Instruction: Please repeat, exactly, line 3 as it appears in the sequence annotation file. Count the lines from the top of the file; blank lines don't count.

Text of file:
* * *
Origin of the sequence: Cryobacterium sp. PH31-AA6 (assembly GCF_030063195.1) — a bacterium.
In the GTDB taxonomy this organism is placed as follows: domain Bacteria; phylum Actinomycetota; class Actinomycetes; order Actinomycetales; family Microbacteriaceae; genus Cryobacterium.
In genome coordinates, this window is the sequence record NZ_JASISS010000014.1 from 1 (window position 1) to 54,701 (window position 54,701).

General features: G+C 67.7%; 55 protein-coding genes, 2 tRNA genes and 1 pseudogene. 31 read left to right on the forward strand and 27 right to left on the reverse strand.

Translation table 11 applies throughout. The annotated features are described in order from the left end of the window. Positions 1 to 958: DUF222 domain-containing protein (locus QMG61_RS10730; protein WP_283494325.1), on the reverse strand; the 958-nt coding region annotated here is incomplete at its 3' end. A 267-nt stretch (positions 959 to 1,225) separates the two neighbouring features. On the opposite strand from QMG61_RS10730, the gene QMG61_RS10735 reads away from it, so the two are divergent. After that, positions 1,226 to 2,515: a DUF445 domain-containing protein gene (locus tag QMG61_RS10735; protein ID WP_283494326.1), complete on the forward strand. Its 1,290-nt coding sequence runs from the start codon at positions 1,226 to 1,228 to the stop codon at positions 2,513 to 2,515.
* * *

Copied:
In genome coordinates, this window is the sequence record NZ_JASISS010000014.1 from 1 (window position 1) to 54,701 (window position 54,701).